What common cold can do
Global markets appear to be poised for another panic, the presidential campaign isn’t giving us much to choose from, and we just surpassed $19 trillion in government debt.
But I’m more worried about something that affects me personally — the common cold.
I hate being sick with a cold. I hate the scratchy throat and the difficulty to sleep, concentrate or breathe.
The only upside to getting a cold involves the consumption of several Irish hot toddies — generous amounts of Jameson whiskey poured into a cup of tea — that tide me over until my good health returns.
But I am not alone in my suffering. The National Institutes of Health estimates that people in the United States experience about one billion colds every year.
According to a National Center for Biotechnology Information study in 2002, “the economic cost of lost productivity due to the common cold approaches $25 billion, of which $16.6 billion is attributed to on-the-job productivity loss, $8 billion is attributed to absenteeism and $230 million is attributed to caregiver absenteeism.”
With all this pain and suffering — with all of the advances in technology and science — why haven’t we found a doggone cure?
Didn’t our scientists crack the human genome — the comprehensive blueprint for how to build a human being — back in 2000? And haven’t they been working on figuring out how to regenerate our cells and keep us alive for a very long time?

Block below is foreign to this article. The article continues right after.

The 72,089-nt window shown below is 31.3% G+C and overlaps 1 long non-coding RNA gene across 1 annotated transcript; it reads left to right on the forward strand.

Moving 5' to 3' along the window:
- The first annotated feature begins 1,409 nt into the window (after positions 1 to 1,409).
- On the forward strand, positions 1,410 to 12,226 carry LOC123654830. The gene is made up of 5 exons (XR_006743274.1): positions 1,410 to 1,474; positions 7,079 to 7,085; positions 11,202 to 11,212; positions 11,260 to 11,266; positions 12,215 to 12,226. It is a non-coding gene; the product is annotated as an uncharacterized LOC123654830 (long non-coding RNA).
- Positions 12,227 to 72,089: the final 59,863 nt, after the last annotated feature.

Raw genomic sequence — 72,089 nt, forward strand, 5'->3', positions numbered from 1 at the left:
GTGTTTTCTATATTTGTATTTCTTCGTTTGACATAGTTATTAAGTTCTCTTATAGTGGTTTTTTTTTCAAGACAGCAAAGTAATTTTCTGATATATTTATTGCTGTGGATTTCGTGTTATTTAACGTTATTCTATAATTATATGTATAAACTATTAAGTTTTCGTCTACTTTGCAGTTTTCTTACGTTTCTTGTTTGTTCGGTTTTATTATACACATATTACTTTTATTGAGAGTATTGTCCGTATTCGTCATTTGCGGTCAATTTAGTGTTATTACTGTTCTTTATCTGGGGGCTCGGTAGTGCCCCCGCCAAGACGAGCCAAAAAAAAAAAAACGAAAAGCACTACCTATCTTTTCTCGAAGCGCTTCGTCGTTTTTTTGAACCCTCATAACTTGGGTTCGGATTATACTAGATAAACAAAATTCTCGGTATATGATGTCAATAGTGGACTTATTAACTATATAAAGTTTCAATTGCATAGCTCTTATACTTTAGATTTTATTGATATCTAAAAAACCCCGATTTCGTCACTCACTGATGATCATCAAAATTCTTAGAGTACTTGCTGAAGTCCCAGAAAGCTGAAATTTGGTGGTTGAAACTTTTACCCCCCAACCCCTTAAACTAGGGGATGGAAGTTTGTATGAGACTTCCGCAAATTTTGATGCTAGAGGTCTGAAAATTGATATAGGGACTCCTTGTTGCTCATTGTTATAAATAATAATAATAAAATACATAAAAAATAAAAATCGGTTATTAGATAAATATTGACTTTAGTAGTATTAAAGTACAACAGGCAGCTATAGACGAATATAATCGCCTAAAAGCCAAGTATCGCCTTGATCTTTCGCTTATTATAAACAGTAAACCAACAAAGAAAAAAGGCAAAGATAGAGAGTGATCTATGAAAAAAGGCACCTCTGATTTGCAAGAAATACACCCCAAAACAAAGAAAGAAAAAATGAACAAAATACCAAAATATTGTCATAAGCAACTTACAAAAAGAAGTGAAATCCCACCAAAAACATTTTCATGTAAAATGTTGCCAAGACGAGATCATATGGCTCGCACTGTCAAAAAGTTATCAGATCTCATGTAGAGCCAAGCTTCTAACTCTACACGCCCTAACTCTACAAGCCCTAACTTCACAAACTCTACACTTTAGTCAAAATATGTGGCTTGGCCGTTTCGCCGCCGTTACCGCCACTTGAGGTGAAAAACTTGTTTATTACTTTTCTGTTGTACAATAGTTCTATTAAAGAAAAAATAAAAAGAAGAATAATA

Didn’t our scientists eradicate polio, smallpox, whooping cough, measles, bell bottoms, the shag haircut and pretty much everything else that came out of the ‘70s?
Yes, but Business Insider explains why the common cold is not easy to cure.
First, the cold is caused by multiple different viruses, including the rhinovirus, which “has more than a hundred different strains.” To cure the cold, science would need to eradicate “a long list of respiratory viruses that happen to cause similar symptoms.”
Second, while a cold “can be a concern for infants, the elderly or those with pre-existing respiratory conditions,” it’s no great threat to most of us and remains “pretty low down on the list of ailments that need curing.”
I admit I’ve been on a lucky streak for nearly three years. I can’t remember the last time I had a cold, flu or even a scratchy throat.
I’m not sure why, but I think it has to do with a couple of things I am doing right.
First, though scientists say it is not so, I have found that several snorts of Jameson Irish Whiskey poured into a cup of tea — it’s even better without the tea — prevents me from catching a cold.
This preventative also takes my mind off global market panics, our poor crop of presidential prospects and our massive debt, and makes me more agreeable to others.
As a further preventative, I follow advice from WebMD and wash my hands frequently because, reports the medical website, “80 percent of contagious diseases are transmitted by touch.”
The practice of shaking hands, therefore, no longer appears to be a good idea. Apparently, the handshake originated in Greece as a gesture of peace. Today, it is also used to greet someone, part with someone, conclude an agreement or, if you are running for president, pander for votes.
Which means, ladies and gentlemen, that the men and women running for our country’s highest office are doing more to spread the cold virus than any other U.S. citizens.
That’s just one more reason why I am so underwhelmed by the choices we have to pick among for the next president of the United States.
Tom Purcell is a Pittsburgh Tribune-Review humor columnist and is nationally syndicated by Cagle Cartoons. Email Tom at Purcell@caglecartoons.com.